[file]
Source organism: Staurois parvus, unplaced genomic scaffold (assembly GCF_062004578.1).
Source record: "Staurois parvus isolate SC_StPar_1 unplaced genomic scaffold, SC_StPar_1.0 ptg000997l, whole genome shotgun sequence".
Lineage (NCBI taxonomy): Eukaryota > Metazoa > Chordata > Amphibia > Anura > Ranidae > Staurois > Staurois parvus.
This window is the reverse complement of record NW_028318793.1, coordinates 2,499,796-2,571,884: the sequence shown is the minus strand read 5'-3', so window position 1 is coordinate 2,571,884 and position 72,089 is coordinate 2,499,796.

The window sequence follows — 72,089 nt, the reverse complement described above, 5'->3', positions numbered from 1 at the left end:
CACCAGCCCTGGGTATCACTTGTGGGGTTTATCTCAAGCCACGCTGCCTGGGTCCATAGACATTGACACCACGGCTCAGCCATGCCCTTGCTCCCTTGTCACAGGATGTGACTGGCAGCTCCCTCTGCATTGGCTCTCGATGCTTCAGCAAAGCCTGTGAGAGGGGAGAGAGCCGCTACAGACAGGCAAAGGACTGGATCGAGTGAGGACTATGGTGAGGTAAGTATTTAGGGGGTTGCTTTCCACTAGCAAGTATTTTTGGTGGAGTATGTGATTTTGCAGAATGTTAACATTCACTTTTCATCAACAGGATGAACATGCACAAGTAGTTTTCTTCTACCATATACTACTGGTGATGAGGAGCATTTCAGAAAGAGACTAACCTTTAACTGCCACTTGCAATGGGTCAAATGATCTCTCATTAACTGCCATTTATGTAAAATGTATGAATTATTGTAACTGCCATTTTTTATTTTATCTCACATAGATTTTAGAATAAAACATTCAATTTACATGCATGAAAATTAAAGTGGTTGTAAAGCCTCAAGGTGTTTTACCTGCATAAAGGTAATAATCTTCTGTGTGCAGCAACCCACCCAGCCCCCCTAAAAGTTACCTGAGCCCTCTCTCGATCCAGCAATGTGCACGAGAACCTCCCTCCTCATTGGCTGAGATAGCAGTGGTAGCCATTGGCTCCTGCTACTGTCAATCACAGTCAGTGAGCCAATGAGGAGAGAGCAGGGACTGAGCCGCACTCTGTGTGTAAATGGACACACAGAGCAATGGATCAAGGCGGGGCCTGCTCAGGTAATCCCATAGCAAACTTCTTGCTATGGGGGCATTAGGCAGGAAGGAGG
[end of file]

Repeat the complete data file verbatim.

Source organism: Staurois parvus, unplaced genomic scaffold (assembly GCF_062004578.1).
Source record: "Staurois parvus isolate SC_StPar_1 unplaced genomic scaffold, SC_StPar_1.0 ptg000997l, whole genome shotgun sequence".
Lineage (NCBI taxonomy): Eukaryota > Metazoa > Chordata > Amphibia > Anura > Ranidae > Staurois > Staurois parvus.
This window is the reverse complement of record NW_028318793.1, coordinates 2,499,796-2,571,884: the sequence shown is the minus strand read 5'-3', so window position 1 is coordinate 2,571,884 and position 72,089 is coordinate 2,499,796.

The window sequence follows — 72,089 nt, the reverse complement described above, 5'->3', positions numbered from 1 at the left end:
CACCAGCCCTGGGTATCACTTGTGGGGTTTATCTCAAGCCACGCTGCCTGGGTCCATAGACATTGACACCACGGCTCAGCCATGCCCTTGCTCCCTTGTCACAGGATGTGACTGGCAGCTCCCTCTGCATTGGCTCTCGATGCTTCAGCAAAGCCTGTGAGAGGGGAGAGAGCCGCTACAGACAGGCAAAGGACTGGATCGAGTGAGGACTATGGTGAGGTAAGTATTTAGGGGGTTGCTTTCCACTAGCAAGTATTTTTGGTGGAGTATGTGATTTTGCAGAATGTTAACATTCACTTTTCATCAACAGGATGAACATGCACAAGTAGTTTTCTTCTACCATATACTACTGGTGATGAGGAGCATTTCAGAAAGAGACTAACCTTTAACTGCCACTTGCAATGGGTCAAATGATCTCTCATTAACTGCCATTTATGTAAAATGTATGAATTATTGTAACTGCCATTTTTTATTTTATCTCACATAGATTTTAGAATAAAACATTCAATTTACATGCATGAAAATTAAAGTGGTTGTAAAGCCTCAAGGTGTTTTACCTGCATAAAGGTAATAATCTTCTGTGTGCAGCAACCCACCCAGCCCCCCTAAAAGTTACCTGAGCCCTCTCTCGATCCAGCAATGTGCACGAGAACCTCCCTCCTCATTGGCTGAGATAGCAGTGGTAGCCATTGGCTCCTGCTACTGTCAATCACAGTCAGTGAGCCAATGAGGAGAGAGCAGGGACTGAGCCGCACTCTGTGTGTAAATGGACACACAGAGCAATGGATCAAGGCGGGGCCTGCTCAGGTAATCCCATAGCAAACTTCTTGCTATGGGGGCATTAGGCAGGAAGGAGG